The retiree I discuss in this article is 62 and has accumulated $2 million of assets which must last him for the remainder of his life. As he approached retirement, as a cautionary move, he gradually shifted out of equities into fixed-income securities. He is not a homeowner.
The question he now faces is determining how much he can draw each month without fear of running out. The question is complicated by the need to have the monthly draw amount rise over time to keep pace with consumer prices. The only guidance that the industry now offers is the so-called “4% rule,” which says that drawing 4% of the asset value every year is probably safe.
My colleagues and I are developing a tool designed to provide a better answer. This tool will integrate the components of a retirement plan that otherwise are treated separately. This article is about integrating financial asset management and annuities. Other articles will include HECM reverse mortgages in the process.
An important factor that affects the monthly amount that a retiree can draw is the rate of return on the assets, which cannot be known with certainty. Current interest rates are very low compared to historical standards, which over long periods are mostly in the 4-5% range. In comparing payments based strictly on draws from financial assets and draws based on a combination of asset draws and annuities, I use a 5% rate, which is biased in favor of strict asset draws.
Nonetheless, the asset draw/combination generates more spendable funds, as illustrated in Chart 1.
The comparisons of monthly spendable funds in Chart 1 all assume annual increases of 2% a year. The middle line shows the monthly amount that can be drawn solely from the assets over the retiree’s life span, assumed to be 104.years. The lower line is the amount that can be drawn following the 4% rule. The highest line is the amount that can be drawn if the retiree uses part of his assets to purchase an annuity deferred 5 years. In that case, he draws from his assets for 5 years, which is the dotted portion of the line, and is paid an annuity for the remainder of his life, our system generates the seamless transition from asset draws to annuity payments.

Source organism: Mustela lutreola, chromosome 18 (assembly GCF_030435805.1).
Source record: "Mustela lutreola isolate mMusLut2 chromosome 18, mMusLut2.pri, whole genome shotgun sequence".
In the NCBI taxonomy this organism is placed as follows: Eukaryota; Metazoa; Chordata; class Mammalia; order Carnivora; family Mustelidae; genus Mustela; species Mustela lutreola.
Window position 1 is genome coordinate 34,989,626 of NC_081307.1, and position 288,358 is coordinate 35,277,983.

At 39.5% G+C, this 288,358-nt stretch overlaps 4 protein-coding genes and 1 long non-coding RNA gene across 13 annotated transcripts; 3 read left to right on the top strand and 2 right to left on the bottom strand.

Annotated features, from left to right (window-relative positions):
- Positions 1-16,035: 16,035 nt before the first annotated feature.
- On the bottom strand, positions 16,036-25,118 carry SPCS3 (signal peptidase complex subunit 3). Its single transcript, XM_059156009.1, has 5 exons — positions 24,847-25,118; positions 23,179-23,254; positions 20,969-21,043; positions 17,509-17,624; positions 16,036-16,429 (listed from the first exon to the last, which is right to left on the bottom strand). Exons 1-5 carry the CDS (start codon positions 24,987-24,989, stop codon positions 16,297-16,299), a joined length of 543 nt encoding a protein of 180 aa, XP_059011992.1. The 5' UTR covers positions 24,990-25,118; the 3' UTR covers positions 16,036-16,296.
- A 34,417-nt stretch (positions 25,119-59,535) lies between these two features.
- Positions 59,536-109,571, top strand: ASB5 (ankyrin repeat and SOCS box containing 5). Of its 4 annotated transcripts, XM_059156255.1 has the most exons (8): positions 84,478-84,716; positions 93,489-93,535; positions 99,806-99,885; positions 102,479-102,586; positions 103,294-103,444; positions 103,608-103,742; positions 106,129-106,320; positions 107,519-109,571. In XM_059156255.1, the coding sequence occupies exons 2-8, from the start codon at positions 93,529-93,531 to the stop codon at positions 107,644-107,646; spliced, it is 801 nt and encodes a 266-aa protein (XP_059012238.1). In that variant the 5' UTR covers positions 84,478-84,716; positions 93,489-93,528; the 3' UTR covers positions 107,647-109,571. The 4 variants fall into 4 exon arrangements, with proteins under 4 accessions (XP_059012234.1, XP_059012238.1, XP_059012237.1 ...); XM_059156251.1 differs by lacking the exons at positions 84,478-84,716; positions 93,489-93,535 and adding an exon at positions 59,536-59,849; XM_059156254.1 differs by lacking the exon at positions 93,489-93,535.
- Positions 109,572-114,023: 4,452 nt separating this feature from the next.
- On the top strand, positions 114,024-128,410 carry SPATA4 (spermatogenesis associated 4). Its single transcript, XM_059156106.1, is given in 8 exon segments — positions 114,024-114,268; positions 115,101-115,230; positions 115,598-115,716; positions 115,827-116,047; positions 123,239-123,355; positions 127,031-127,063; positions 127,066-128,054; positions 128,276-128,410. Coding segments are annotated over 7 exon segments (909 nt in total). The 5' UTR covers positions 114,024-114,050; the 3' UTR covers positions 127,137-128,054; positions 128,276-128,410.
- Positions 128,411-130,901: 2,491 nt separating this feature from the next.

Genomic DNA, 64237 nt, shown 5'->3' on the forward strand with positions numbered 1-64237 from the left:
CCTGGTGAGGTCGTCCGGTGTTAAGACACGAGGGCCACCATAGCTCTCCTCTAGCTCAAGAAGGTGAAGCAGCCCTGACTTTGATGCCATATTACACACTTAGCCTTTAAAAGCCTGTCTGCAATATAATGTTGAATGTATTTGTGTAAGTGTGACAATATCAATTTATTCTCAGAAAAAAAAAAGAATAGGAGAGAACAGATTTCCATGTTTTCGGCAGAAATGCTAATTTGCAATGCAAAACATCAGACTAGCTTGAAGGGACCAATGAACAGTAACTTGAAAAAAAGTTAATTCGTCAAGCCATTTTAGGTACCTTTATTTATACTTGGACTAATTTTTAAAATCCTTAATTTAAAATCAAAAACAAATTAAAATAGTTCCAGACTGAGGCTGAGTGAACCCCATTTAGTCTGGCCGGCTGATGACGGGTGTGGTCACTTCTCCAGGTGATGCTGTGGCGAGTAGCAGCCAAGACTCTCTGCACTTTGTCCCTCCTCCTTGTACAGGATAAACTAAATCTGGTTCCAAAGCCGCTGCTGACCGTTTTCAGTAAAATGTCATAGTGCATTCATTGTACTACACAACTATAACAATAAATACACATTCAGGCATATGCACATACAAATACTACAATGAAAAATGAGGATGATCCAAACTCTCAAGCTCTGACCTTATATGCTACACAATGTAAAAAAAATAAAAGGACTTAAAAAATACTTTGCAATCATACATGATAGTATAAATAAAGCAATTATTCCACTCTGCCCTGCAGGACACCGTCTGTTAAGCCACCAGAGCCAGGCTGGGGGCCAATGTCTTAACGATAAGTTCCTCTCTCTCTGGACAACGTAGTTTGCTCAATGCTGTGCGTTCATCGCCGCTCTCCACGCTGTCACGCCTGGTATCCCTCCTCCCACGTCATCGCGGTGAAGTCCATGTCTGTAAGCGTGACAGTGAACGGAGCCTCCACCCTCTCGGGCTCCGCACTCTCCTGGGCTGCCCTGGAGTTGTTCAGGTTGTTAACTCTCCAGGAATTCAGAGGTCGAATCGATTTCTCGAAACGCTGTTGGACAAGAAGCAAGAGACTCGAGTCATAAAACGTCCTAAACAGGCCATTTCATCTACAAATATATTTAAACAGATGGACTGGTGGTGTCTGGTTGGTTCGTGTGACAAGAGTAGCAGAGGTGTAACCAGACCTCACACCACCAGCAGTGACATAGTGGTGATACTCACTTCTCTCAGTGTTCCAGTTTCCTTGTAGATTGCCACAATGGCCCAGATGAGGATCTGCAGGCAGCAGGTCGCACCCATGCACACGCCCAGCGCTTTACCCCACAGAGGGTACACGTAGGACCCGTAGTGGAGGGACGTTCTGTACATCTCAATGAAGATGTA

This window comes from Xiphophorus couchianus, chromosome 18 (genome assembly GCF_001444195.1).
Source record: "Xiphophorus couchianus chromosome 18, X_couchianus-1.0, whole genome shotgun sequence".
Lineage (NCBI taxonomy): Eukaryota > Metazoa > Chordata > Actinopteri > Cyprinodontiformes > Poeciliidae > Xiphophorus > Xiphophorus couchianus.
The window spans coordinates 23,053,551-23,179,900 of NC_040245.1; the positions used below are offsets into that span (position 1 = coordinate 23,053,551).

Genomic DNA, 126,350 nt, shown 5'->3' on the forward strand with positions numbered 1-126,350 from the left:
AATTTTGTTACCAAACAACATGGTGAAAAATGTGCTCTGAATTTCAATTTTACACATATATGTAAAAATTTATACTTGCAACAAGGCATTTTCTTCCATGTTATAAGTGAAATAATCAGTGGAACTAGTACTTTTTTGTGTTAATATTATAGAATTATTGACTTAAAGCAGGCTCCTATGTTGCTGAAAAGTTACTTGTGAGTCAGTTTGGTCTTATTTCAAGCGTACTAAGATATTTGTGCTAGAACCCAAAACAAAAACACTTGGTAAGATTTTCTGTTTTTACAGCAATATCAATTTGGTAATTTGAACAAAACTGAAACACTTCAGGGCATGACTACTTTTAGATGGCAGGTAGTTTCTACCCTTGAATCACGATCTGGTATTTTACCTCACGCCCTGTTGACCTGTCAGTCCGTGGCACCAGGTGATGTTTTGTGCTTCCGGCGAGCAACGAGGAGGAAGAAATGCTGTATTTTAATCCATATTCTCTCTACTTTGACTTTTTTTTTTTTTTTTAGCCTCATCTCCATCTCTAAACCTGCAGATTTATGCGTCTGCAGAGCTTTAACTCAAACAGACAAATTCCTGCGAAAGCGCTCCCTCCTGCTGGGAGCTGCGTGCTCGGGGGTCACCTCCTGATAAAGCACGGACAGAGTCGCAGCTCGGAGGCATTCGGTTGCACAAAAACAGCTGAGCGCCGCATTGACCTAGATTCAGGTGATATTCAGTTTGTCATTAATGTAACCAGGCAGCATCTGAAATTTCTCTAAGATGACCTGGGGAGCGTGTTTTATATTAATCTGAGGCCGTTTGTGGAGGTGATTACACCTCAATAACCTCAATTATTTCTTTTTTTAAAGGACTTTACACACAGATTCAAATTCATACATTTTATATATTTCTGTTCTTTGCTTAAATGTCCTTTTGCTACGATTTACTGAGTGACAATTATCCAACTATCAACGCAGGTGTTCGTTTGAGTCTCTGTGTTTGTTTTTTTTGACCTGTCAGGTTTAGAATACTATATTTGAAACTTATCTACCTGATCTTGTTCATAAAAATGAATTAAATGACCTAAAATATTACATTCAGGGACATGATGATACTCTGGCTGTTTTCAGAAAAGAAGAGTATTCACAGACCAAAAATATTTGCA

Why does the combination of asset-draws and annuity result in higher payments? It is not because insurers can safely earn more than 5% — in today’s market they can’t. But insurers pay annuities only to survivors, who in effect benefit from those who die early. That is what annuities are all about.
In deciding on a course of action, retirees should consider not only what is most likely to happen in the future but also the bad case that might happen, For example, suppose the anticipated 5% rate of return turns out to be 2%?
Chart 2 shows that the annuity is a life saver in this case. Draws from assets alone drop year to year throughout life. The 4% rule would result in rising payments until age 88, at which point payments would cease altogether. Payments with the asset-draw/annuity combination decline modestly for 5 years and then jump sharply as the annuity kicks in. The combination is clearly the better choice.
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